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Migrants from Windows to GNU/Linux

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GNU
Linux
Microsoft
  • If you’re a developer and not using Linux, I feel bad for you son, I got 99 problems but Linux ain’t one.

    It was sometime in late 2014 during my internship where I finally made the decision to switch to doing all my personal development projects on a Linux distro. I had been using a Ubuntu virtual machine while working as an intern and after a couple of weeks of using it properly and not like the way I was taught at University I began understanding why exactly so many people prefer Unix based systems over Windows for development.

  • Full Migration from Windows to Linux - Report #2 Software

    But I've made a move and started using Kdenlive on Linux Mint 17.3 to edit videos of my sister and I playing video games (not original sure, but we have fun doing it). The first thing I tried was to simply load in the recorded video plus audio from the mic and dive face first into editing it and attempting to do all the same things I do with my editing style with Premiere. This includes just simple stuff as fading from and to black, audio dips in keyframe moments (when coughing) splicing the video when cuts are needed and fading into other video (example on a video here) and laying video over other video in a lower corner. Simple things sure but I found all of these things and more within Kdenlive, even a few things I wish Premiere had but I guess that isn't a problem any more! As for diving in face first you'll just waste time, find someone who has put up a tutorial (I found this guy who goes into some nice detail but do look at several videos). Even if you know how non-linear video editing works in practice the software is an entirely different tool even if it's doing the same thing.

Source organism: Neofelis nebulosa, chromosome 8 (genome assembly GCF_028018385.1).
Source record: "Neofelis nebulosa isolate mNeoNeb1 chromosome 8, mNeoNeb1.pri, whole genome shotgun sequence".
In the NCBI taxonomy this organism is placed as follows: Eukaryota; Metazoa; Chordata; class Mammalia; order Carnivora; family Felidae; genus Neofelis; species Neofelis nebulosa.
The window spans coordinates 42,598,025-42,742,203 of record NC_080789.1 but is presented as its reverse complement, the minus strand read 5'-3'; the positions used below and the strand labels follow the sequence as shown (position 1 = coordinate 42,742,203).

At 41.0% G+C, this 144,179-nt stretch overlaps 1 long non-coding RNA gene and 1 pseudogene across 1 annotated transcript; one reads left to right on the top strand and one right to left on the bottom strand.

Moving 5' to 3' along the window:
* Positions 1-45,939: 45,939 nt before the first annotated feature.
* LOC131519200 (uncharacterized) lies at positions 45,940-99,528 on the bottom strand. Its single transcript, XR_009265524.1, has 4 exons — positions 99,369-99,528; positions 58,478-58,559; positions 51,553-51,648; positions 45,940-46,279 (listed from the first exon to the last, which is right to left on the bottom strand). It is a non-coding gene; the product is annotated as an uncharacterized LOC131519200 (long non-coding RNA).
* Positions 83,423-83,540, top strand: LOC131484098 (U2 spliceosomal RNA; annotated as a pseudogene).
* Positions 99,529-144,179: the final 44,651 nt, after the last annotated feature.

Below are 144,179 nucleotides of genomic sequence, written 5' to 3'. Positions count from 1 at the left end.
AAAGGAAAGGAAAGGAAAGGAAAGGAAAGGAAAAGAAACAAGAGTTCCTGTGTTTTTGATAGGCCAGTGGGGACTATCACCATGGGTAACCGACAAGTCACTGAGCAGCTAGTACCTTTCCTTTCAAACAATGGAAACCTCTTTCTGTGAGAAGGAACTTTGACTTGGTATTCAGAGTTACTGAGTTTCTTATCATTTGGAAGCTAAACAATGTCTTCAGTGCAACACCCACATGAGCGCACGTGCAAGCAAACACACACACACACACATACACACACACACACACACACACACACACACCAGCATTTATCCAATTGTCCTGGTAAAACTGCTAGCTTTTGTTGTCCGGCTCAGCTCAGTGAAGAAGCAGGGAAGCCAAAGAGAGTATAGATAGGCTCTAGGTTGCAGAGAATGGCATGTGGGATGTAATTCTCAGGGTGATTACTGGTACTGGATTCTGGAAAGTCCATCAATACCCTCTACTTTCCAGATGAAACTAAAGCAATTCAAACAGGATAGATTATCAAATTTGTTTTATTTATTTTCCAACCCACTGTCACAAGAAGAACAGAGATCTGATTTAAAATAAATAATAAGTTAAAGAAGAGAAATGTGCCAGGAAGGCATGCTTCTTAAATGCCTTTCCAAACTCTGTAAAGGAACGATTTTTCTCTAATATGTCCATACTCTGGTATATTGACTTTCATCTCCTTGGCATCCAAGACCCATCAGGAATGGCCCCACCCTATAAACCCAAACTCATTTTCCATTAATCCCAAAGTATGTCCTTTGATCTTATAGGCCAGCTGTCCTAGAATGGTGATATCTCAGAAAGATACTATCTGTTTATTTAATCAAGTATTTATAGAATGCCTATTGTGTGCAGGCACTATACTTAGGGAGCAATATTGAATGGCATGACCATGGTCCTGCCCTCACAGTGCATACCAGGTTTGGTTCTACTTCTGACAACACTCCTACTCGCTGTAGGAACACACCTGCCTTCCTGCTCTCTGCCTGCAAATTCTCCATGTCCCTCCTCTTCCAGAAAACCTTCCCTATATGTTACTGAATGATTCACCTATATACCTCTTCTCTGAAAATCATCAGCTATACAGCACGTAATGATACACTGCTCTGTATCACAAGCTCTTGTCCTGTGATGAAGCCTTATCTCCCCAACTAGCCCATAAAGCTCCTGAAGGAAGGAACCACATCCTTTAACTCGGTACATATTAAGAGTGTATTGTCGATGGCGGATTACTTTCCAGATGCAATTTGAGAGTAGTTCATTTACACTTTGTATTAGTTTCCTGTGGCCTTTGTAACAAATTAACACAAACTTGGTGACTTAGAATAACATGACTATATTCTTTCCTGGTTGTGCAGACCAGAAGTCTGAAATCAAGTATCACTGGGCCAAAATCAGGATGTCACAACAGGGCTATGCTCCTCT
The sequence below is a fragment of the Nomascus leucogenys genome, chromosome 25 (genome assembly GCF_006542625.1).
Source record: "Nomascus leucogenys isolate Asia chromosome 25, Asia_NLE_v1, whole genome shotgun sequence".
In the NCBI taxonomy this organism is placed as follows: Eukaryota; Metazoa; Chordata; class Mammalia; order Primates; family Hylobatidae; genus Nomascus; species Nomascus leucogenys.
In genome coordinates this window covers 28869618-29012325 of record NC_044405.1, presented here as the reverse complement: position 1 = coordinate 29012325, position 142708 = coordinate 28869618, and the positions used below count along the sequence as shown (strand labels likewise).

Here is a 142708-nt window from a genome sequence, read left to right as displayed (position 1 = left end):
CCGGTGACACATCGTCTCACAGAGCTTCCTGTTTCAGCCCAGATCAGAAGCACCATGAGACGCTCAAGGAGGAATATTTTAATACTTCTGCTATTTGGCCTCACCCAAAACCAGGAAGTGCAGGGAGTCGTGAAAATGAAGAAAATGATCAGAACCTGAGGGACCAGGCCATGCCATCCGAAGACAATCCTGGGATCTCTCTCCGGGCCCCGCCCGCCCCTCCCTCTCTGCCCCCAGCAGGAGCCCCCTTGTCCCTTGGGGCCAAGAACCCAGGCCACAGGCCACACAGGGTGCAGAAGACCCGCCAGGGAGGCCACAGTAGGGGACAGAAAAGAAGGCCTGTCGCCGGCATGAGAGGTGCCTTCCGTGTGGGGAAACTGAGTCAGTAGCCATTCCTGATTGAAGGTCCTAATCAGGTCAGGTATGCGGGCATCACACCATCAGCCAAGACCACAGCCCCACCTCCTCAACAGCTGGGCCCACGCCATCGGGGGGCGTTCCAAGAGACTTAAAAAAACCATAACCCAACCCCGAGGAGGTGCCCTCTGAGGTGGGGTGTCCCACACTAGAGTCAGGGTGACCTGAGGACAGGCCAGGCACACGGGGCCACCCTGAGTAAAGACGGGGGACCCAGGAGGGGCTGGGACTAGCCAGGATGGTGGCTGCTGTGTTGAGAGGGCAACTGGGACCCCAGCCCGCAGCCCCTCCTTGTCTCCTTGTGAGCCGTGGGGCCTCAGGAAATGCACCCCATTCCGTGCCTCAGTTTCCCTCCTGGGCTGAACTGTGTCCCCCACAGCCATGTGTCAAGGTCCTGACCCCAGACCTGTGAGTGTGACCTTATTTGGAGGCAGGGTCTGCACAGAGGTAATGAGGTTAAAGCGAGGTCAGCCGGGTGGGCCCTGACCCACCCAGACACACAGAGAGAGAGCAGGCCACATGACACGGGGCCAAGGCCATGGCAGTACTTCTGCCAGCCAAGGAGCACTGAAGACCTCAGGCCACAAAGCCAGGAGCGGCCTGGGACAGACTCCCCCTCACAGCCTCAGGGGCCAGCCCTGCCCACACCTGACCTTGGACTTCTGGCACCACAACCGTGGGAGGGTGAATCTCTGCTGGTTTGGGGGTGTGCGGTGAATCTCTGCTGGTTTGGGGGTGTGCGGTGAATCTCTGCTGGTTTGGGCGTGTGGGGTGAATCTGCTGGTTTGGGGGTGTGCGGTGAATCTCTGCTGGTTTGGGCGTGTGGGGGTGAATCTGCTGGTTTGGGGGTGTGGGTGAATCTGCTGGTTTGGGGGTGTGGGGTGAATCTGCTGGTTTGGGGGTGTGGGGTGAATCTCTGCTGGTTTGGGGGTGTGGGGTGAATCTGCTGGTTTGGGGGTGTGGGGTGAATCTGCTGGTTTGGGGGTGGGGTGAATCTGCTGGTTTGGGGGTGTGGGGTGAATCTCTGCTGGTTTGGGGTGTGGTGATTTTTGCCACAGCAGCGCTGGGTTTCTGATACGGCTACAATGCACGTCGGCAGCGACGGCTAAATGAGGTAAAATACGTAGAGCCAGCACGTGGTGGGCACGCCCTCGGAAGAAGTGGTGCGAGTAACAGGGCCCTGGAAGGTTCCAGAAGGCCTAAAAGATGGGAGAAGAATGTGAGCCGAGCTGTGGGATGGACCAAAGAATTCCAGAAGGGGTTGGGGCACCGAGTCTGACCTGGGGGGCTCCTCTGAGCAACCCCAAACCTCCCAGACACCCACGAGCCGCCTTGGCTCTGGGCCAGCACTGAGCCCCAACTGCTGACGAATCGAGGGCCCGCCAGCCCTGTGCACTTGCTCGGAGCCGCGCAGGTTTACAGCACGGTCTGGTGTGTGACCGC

More in Tux Machines

Leftovers: Software

  • OpenVZ 7.0 Becomes A Complete Linux Distribution, Based On VzLinux
    OpenVZ, a long-standing Linux virtualization technology and similar to LXC and Solaris Containers, is out with their major 7.0 release. OpenVZ 7.0 has focused on merging the OpenVZ and Virtuozzo code-bases along with replacing their own hypervisor with that of Linux's KVM. Under OpenVZ 7.0, it has become a complete Linux distribution based upon VzLinux.
  • OpenVZ 7.0 released
    I’m pleased to announce the release of OpenVZ 7.0. The new release focuses on merging OpenVZ and Virtuozzo source codebase, replacing our own hypervisor with KVM.
  • Announcing git-cinnabar 0.4.0 beta 2
    Git-cinnabar is a git remote helper to interact with mercurial repositories. It allows to clone, pull and push from/to mercurial remote repositories, using git.
  • FreeIPA Lightweight CA internals
    In the preceding post, I explained the use cases for the FreeIPA lightweight sub-CAs feature, how to manage CAs and use them to issue certificates, and current limitations. In this post I detail some of the internals of how the feature works, including how signing keys are distributed to replicas, and how sub-CA certificate renewal works. I conclude with a brief retrospective on delivering the feature.
  • Lightweight Sub-CAs in FreeIPA 4.4